Der Untergang is a study of the philosophy of history itself. Spengler reached his conclusion that all civilizations pass through a life cycle that requires the historian to reconstruct that past but he can in fact then predict the future by observing the cyclical nature and patterns of development. Spengler then concluded that the phases within civilization included the “spiritual forms, duration, rhythm, meaning and product of the still unaccomplished stages of our Western history” that he viewed as an evolutionary process.

Spengler believed that the “West” had in fact already passed through what he defined as the “creative” stage of culture and was moving into the next stage of reflection and material comfort that was the beginning of the irreversible decline and fall. From that perspective, Spengler was correct. The zenith of our European culture peaked just prior to World War I. The United States had been bankrupt in 1896 requiring a bailout no different than Greece. J.P. Morgan (1837-1913) became famous for putting together a consortium of banks to lend to US Treasury gold. Much of that came from London, which was the Financial Capital of the Western World. This US credit crisis was reflected in the historical high in US interest rates that took place in 1899.

By 1929, the United States was now held the largest gold reserve in the world among nations. Britain lost its status as the Financial Capital of the Western World and with that, the commonwealth began to break apart. Clearly, Spengler was correct in his analysis of history that Europe had in fact peaked just before World War I. Hence, the title of his book, The Decline of the West captured his cyclical analysis of world history and by reviewing the stages and patterns of how a civilization grows and matures; he was able to then see a pattern of repeating phases that applied to all civilizations.

Arnold Toynbee (1889-1975) also looked into the eyes of history seeking to ascertain the answer to the same riddle. Why do countries, nations, empires and civilizations rise and fall? Toynbee viewed that civilizations and cultures were usually “apparented” to older cultures. In 1922, Toynbee observed that Bulgarian peasants were wearing fox-skin caps that were the same as described by the troops of Xerxes (519-465BC) the Persian king of Babylon who invaded Greece. These caps were described in ancient time by Herodotus (430-420BC). Toynbee thus observed the same type of cap was still in use in Bulgaria. This led him to see history through the eyes of shared cultures, but this stood in contrast with Spengler who tended to see that the spirit of culture can never be transferred to another culture.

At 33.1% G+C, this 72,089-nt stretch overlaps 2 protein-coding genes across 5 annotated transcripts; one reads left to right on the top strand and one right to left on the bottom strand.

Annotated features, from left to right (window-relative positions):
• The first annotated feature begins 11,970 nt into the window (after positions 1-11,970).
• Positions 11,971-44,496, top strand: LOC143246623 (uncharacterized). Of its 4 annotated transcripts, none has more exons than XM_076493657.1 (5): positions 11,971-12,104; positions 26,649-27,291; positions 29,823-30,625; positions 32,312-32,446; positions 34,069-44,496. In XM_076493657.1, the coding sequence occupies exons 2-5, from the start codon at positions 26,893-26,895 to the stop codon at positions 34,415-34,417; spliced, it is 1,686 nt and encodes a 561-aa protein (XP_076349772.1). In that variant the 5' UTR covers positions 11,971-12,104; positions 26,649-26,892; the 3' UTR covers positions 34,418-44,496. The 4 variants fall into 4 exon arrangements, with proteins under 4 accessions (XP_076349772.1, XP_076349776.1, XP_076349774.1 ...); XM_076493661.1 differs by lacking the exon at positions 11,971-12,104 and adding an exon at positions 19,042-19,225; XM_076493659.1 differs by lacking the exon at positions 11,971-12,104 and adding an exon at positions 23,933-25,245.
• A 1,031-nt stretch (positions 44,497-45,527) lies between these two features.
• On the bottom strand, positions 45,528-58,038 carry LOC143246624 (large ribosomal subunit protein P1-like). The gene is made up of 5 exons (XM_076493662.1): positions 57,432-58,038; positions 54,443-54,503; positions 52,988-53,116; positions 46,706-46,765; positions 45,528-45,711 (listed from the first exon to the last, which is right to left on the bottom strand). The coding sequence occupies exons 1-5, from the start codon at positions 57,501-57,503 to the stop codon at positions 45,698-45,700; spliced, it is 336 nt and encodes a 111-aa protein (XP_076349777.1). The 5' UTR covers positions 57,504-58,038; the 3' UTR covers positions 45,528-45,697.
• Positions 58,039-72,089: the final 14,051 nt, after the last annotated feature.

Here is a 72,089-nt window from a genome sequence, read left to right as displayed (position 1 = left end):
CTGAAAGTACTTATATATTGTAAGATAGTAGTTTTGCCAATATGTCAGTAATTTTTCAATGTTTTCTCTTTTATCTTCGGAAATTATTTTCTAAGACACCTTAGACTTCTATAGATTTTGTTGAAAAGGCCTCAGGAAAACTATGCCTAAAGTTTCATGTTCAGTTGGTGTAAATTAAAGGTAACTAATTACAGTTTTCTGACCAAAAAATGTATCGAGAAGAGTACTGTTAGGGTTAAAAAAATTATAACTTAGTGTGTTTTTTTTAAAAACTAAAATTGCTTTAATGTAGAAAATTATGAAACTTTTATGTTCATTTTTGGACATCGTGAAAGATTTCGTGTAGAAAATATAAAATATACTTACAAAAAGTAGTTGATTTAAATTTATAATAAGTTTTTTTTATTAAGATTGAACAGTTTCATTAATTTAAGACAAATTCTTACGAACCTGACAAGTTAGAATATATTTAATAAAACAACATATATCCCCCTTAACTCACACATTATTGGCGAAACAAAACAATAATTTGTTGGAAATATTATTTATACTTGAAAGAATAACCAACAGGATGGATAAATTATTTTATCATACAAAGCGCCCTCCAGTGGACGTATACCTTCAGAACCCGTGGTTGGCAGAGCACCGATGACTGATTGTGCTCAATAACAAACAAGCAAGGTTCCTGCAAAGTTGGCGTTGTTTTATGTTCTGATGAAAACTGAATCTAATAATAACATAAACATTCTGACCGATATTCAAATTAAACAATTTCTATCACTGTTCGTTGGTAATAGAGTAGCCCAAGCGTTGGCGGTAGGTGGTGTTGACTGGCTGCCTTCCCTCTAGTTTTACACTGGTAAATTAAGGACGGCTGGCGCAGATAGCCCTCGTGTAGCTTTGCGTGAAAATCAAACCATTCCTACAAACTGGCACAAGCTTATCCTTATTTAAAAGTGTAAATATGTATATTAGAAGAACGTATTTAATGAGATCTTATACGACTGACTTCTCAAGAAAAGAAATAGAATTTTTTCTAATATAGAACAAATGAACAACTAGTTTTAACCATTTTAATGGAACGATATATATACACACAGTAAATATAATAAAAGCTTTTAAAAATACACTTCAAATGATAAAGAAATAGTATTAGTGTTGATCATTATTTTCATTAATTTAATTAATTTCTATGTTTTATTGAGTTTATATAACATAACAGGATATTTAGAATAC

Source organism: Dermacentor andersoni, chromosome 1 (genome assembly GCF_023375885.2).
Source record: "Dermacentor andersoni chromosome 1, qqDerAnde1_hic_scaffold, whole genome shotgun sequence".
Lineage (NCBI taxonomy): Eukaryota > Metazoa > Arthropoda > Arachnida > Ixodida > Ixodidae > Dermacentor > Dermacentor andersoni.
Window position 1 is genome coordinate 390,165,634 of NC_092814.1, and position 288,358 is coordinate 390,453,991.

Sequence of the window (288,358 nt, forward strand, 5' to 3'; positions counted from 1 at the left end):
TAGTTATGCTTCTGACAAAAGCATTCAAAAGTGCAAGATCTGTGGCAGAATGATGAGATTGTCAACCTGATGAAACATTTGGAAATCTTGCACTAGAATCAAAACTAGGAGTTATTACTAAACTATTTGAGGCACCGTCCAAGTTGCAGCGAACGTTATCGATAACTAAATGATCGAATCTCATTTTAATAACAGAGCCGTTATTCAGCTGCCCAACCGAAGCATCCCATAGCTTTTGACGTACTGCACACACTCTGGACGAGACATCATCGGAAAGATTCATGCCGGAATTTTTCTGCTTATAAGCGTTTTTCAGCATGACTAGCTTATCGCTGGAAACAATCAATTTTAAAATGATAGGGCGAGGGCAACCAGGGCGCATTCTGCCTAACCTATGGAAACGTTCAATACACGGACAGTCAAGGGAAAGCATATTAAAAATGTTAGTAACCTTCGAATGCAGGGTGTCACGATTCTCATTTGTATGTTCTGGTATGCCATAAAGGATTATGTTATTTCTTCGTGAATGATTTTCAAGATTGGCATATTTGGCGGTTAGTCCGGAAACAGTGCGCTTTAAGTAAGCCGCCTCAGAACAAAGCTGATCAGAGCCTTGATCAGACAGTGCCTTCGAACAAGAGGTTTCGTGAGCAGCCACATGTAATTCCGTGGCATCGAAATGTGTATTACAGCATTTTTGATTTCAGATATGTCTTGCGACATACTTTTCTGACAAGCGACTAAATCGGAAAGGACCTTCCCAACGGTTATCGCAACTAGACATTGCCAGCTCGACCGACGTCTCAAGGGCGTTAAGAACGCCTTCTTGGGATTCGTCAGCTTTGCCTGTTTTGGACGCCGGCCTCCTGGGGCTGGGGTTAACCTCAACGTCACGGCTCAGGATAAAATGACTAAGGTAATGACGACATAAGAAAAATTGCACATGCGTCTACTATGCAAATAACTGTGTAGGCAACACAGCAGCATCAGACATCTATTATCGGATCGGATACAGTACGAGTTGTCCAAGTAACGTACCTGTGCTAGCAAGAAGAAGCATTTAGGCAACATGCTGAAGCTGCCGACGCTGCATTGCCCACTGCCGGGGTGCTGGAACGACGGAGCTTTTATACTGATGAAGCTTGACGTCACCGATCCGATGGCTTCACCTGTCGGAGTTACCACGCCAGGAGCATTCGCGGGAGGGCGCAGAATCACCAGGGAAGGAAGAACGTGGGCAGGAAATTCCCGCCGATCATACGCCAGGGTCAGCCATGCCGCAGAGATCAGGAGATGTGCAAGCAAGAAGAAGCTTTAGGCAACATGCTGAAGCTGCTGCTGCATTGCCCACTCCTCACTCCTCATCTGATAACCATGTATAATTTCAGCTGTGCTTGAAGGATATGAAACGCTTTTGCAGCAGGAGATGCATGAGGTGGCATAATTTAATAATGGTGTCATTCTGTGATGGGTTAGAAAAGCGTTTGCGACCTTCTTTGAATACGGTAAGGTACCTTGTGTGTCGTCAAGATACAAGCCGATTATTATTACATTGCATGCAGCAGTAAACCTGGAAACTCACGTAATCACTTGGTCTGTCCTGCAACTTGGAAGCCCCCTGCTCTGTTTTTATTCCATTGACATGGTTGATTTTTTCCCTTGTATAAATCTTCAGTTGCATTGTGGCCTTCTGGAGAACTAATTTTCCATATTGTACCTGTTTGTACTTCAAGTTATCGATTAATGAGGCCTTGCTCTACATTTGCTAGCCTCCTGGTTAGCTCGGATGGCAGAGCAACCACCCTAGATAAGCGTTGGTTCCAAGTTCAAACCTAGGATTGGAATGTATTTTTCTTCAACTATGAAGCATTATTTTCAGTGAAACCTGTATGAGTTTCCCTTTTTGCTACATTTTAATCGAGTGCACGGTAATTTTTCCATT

I believe that there is a great distinction between shared technology and actual culture embodied within a particular society. As technological advancement appears in one culture, through trade, communication spreads that technology as a contagion to others. Thus, within a matter of years, the invention of state issued money spreads throughout the whole region. This does not alter civilization of each community nor their culture. Nevertheless, this is more evidence of contagion that can be for the purpose of advancing society and civilization, just as it can be to destroy it in the Blink of an Eye.

Toynbee studied the rise and fall of 26 civilizations throughout the course of human history. He also reached a conclusion that there were stages and patterns. Toynbee concluded that civilizations rose by responding successfully to challenges under leadership that was supplied by creative and dynamic minorities composed of elite leaders. He postulated that civilizations declined when their leadership became unresponsive creatively as we have reached today. Civilizations would then simply begin to fall apart sinking due to the sins of nationalism, militarism, and the tyranny of a despotic minority (petty government employees). Effectively, what Toynbee had described was the phase of corruption that leads to the breakdown of the Rule of Law that is essential to maintaining civilization. Once justice gives way to despotism, then surely the end is near for the entire purpose of coming together has now just vanished. Society cannot survive without defined rules of law that defend the rights of the people and secure the impartiality and equal protection of the law. Once that gives way, it is simply all over.